Don’s Blog: July 21: Tunnel Vision
Catching up on the past few days:
After Wednesday’s long, arduous, soaking day, it was a relief to all in the group when Thursday dawned clear and dry. In addition, the winds were fairly light, although not altogether in our favor. As has been the case recently, Steve, Ted, and I started out after everyone else had already left. We rolled pretty slowly to the first sag stop at mile 35, and then picked up the pace a little, although we were peppered with rolling hills for the next 15 to 20 miles. At that point, Ted opted for a bike path option, while Steven and I stayed on the road to the second sag stop at mile 63. Only 25 left! It was nice to know we would not be finishing in the late afternoon on this day. There was one last test in the form of a wickedly steep mile-long climb at about mile 70. I managed to do it without getting off the bike, a victory of sorts. We passed several others walking their bike up the hill.
Yet more landmarks were achieved near the end of the ride, as we reached our sixth state, Wisconsin. In addition, we crossed the mighty Mississippi River. Well, it is not all that mighty this far north, compared with its Southern terminus. But still it was impressive, one of the major landmarks of the trip.
The city of Lacrosse, where stayed on this night, was kind of an old town, at least from the look of the architecture. Sights such as these are small hints we are steadily moving eastward. Some others are more frequent towns breaking up the open plains, and unfortunately, more aggressive drivers.
Quiz time: As Steven and I were enjoying a milkshake at a restaurant next to the hotel after the ride, I wondered if there were any other towns, aside from LaCrosse, that were also the names of sports, or athletic events. I posed the question to some members of the group, and they were able to come up with two. If you can think of any, e-mail me at firstname.lastname@example.org I will offer the answers in the blog in a day or two.
No rest for the weary. For the fourth straight day we would be traveling in excess of 90 miles, this time to the small resort town of Wisconsin Dells, in the middle of the state. A unique twist to the ride today was that 32 of the miles would cover the Sparta to Elroy bike path. That’s a pretty long bike path! Not only that, but the path contains three tunnels, in which we would have to dismount the bikes to walk through them. We were advised to bring a flashlight, as the tunnels are quite dark.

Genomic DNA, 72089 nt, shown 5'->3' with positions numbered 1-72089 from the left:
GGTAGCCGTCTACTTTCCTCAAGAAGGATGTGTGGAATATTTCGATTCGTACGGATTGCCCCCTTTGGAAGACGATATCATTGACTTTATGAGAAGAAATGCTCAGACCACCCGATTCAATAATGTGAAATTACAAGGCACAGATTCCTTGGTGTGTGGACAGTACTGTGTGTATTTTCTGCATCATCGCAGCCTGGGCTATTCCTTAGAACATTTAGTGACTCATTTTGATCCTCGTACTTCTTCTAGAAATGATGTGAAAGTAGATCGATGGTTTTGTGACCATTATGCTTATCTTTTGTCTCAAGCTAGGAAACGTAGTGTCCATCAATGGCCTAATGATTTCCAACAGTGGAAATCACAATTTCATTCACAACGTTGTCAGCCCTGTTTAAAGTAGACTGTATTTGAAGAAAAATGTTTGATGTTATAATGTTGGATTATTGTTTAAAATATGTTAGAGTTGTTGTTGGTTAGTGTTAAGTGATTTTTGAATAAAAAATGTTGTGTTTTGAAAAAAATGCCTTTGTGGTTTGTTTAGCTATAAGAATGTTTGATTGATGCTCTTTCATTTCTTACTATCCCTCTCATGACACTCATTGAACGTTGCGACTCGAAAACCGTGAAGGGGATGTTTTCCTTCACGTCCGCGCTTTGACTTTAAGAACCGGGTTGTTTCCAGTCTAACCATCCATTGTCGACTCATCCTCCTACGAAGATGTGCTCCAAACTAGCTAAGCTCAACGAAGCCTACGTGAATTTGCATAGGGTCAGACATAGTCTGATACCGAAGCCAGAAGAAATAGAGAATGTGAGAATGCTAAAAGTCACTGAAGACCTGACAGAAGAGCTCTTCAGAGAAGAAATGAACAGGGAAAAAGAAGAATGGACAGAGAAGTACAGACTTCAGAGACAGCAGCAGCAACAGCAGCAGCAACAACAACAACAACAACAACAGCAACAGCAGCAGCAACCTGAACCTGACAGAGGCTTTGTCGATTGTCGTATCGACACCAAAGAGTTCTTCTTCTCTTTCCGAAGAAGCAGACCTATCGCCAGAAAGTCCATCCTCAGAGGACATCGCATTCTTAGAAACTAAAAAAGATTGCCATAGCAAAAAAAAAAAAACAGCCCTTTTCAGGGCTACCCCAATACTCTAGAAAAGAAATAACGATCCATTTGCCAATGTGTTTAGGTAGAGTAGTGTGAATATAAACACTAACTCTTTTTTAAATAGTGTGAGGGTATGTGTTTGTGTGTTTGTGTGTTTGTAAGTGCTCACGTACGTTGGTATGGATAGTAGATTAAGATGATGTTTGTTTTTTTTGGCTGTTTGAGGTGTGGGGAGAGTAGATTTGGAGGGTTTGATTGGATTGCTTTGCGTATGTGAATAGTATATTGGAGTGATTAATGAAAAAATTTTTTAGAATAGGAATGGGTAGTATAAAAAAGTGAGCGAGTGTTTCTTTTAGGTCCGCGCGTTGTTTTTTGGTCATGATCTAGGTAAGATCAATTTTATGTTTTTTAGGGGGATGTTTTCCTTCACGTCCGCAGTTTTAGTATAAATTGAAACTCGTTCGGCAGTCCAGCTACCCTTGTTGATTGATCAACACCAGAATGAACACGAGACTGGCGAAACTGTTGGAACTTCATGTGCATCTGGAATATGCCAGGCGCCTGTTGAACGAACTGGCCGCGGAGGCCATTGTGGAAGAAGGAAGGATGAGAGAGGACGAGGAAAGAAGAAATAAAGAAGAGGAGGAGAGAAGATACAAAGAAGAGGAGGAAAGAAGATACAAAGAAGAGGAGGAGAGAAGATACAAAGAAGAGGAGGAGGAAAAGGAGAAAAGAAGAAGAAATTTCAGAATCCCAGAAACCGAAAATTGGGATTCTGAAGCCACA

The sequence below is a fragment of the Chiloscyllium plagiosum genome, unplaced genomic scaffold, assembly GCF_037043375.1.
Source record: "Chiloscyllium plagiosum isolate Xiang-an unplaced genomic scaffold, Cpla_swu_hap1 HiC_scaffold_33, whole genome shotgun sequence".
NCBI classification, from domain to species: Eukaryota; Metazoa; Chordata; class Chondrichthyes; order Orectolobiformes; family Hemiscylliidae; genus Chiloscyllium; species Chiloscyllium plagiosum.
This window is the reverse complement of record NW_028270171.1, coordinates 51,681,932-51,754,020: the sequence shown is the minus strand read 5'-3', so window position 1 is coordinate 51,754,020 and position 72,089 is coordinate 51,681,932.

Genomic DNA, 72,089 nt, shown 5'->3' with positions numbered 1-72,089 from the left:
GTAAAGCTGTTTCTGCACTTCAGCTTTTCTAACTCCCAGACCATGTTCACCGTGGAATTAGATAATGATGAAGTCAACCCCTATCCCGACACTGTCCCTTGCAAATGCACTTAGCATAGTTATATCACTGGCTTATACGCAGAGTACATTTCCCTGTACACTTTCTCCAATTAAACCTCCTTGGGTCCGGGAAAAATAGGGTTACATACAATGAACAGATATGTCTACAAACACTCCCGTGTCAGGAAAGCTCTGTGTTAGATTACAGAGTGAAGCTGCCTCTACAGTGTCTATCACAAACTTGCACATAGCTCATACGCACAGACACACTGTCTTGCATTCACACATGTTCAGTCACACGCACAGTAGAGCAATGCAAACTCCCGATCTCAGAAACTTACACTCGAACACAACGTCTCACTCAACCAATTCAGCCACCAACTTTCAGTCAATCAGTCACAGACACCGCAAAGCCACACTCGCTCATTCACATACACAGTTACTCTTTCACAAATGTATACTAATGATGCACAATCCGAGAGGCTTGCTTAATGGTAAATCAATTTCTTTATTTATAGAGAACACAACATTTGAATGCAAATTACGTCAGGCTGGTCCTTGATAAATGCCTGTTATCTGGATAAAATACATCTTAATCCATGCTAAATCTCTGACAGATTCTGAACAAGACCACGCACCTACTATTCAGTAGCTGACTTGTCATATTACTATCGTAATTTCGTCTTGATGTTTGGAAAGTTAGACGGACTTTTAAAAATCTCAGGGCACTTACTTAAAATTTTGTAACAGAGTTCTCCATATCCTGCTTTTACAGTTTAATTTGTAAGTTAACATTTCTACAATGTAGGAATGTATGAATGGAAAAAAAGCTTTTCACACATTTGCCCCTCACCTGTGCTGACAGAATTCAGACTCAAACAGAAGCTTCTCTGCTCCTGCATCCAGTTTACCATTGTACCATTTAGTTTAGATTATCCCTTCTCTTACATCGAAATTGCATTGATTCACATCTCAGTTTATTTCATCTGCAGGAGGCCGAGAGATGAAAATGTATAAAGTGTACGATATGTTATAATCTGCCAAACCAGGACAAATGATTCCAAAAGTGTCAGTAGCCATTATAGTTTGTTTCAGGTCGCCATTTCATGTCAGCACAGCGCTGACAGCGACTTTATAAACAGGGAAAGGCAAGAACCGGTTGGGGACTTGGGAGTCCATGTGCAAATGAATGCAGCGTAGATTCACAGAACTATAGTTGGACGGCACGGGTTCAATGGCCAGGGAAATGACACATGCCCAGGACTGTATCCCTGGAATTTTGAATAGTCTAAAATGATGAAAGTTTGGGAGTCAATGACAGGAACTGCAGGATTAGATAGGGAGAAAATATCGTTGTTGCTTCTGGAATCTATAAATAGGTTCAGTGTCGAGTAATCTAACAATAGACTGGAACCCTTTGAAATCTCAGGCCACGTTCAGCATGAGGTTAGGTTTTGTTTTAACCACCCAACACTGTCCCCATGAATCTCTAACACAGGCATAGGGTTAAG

For the first time on the trek, the weather was gray and overcast, but dry. Some rain was predicted for later in the day, but hopefully would not impede the ride. The winds were light, so all in all it was an ideal day for cycling. Unfortunately, I did not feel that great to start out. I am not sure exactly why, but I am sure it had something to do with the fact that I had cycled more than 2,300 miles in the past four and half weeks!
Our slow start got even slower when we reached the crushed gravel bike path, on which we were able to average only about 12 to 13 miles per hour at best. Then we arrived at the first tunnel. The entrance had medieval kind of look to it, and once inside was a little creepy. It was cold and had musty smell, and water was dripping from the sides of the tunnel. It was also hard to negotiate the footing, as the surface was rough and uneven. It was difficult to negotiate the footing while walking the bike. It took a good 20 minutes for us to walk through it, more than two-thirds of a mile long. I was glad to reach the end, and was hoping the other two tunnels were not as long!
Unfortunately, upon getting back on the bike and starting to cycle again, I realized I had tweaked a tendon or muscle in the back of my leg, at the top of my calf. I think it was a combination of days of wearing a knee brace and also walking through the tunnel in my bike shoes on the uneven footing. In any event, the pain as pretty significant, enough for me to think about regularly as I cycled. I tried to move around on the bike to accommodate it, but unsuccessfully. There was not a whole lot to do aside from sucking it up for the more than 50 miles to the finish.
The two other tunnels were indeed shorter, and once off the bike path we increased the pace. Still, it was after 3:00 p.m. by the time we reached the motel in the town of Wisconsin Dells. With amusement parks and other kids’ activities, it quite different from other places we had stayed on the trek so far. Ted, Steven, and I played mini-golf, a fun time; although I must admit they both beat my score. On the downside the Super 8 was one of the poorer places we have stayed. The walls were paper thin, so noise was prevalent all night long. In addition, the restaurant at which we ate was not really ready for our big group, so it took a very long time for the meals to be served. That is never a good thing for a hungry group like ours. Much grumbling was heard during the long wait. You have to roll with the punches however, so it is on to the next ride, and 84-miler to the town of Fond du Lac.